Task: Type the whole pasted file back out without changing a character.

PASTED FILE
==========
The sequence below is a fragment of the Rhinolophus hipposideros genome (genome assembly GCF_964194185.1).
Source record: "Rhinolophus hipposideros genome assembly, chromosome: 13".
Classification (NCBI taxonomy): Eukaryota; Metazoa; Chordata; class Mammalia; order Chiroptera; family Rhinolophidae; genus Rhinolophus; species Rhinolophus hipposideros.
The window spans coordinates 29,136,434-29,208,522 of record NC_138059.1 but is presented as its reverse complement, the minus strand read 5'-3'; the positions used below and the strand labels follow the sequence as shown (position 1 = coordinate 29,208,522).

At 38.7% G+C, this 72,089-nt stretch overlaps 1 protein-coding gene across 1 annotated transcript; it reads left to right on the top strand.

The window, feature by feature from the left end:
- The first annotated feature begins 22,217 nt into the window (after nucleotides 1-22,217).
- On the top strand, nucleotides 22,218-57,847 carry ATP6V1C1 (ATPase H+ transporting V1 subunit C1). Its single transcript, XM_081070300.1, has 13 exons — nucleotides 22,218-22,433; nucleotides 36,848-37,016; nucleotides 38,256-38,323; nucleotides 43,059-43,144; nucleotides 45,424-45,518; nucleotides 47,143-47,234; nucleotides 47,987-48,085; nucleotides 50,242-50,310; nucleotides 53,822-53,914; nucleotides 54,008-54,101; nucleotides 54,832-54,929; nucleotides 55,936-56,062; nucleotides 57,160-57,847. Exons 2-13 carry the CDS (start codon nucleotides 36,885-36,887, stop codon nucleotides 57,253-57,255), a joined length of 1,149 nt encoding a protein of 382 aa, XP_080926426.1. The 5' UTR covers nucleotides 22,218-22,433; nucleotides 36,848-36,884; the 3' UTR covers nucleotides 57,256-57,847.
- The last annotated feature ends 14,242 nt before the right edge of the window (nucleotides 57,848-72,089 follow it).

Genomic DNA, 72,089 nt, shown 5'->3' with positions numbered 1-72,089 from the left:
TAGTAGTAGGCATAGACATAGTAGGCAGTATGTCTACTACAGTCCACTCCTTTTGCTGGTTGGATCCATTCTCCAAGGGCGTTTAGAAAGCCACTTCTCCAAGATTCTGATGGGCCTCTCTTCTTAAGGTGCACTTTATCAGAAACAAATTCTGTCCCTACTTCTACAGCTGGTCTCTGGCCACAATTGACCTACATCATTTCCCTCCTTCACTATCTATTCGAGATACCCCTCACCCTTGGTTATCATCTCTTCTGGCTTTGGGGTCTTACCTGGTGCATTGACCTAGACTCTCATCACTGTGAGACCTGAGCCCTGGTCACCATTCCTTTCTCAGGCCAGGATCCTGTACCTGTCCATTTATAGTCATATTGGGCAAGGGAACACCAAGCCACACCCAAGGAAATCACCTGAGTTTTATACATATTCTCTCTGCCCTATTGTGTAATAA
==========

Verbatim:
The sequence below is a fragment of the Rhinolophus hipposideros genome (genome assembly GCF_964194185.1).
Source record: "Rhinolophus hipposideros genome assembly, chromosome: 13".
Classification (NCBI taxonomy): Eukaryota; Metazoa; Chordata; class Mammalia; order Chiroptera; family Rhinolophidae; genus Rhinolophus; species Rhinolophus hipposideros.
The window spans coordinates 29,136,434-29,208,522 of record NC_138059.1 but is presented as its reverse complement, the minus strand read 5'-3'; the positions used below and the strand labels follow the sequence as shown (position 1 = coordinate 29,208,522).

At 38.7% G+C, this 72,089-nt stretch overlaps 1 protein-coding gene across 1 annotated transcript; it reads left to right on the top strand.

The window, feature by feature from the left end:
- The first annotated feature begins 22,217 nt into the window (after nucleotides 1-22,217).
- On the top strand, nucleotides 22,218-57,847 carry ATP6V1C1 (ATPase H+ transporting V1 subunit C1). Its single transcript, XM_081070300.1, has 13 exons — nucleotides 22,218-22,433; nucleotides 36,848-37,016; nucleotides 38,256-38,323; nucleotides 43,059-43,144; nucleotides 45,424-45,518; nucleotides 47,143-47,234; nucleotides 47,987-48,085; nucleotides 50,242-50,310; nucleotides 53,822-53,914; nucleotides 54,008-54,101; nucleotides 54,832-54,929; nucleotides 55,936-56,062; nucleotides 57,160-57,847. Exons 2-13 carry the CDS (start codon nucleotides 36,885-36,887, stop codon nucleotides 57,253-57,255), a joined length of 1,149 nt encoding a protein of 382 aa, XP_080926426.1. The 5' UTR covers nucleotides 22,218-22,433; nucleotides 36,848-36,884; the 3' UTR covers nucleotides 57,256-57,847.
- The last annotated feature ends 14,242 nt before the right edge of the window (nucleotides 57,848-72,089 follow it).

Genomic DNA, 72,089 nt, shown 5'->3' with positions numbered 1-72,089 from the left:
TAGTAGTAGGCATAGACATAGTAGGCAGTATGTCTACTACAGTCCACTCCTTTTGCTGGTTGGATCCATTCTCCAAGGGCGTTTAGAAAGCCACTTCTCCAAGATTCTGATGGGCCTCTCTTCTTAAGGTGCACTTTATCAGAAACAAATTCTGTCCCTACTTCTACAGCTGGTCTCTGGCCACAATTGACCTACATCATTTCCCTCCTTCACTATCTATTCGAGATACCCCTCACCCTTGGTTATCATCTCTTCTGGCTTTGGGGTCTTACCTGGTGCATTGACCTAGACTCTCATCACTGTGAGACCTGAGCCCTGGTCACCATTCCTTTCTCAGGCCAGGATCCTGTACCTGTCCATTTATAGTCATATTGGGCAAGGGAACACCAAGCCACACCCAAGGAAATCACCTGAGTTTTATACATATTCTCTCTGCCCTATTGTGTAATAA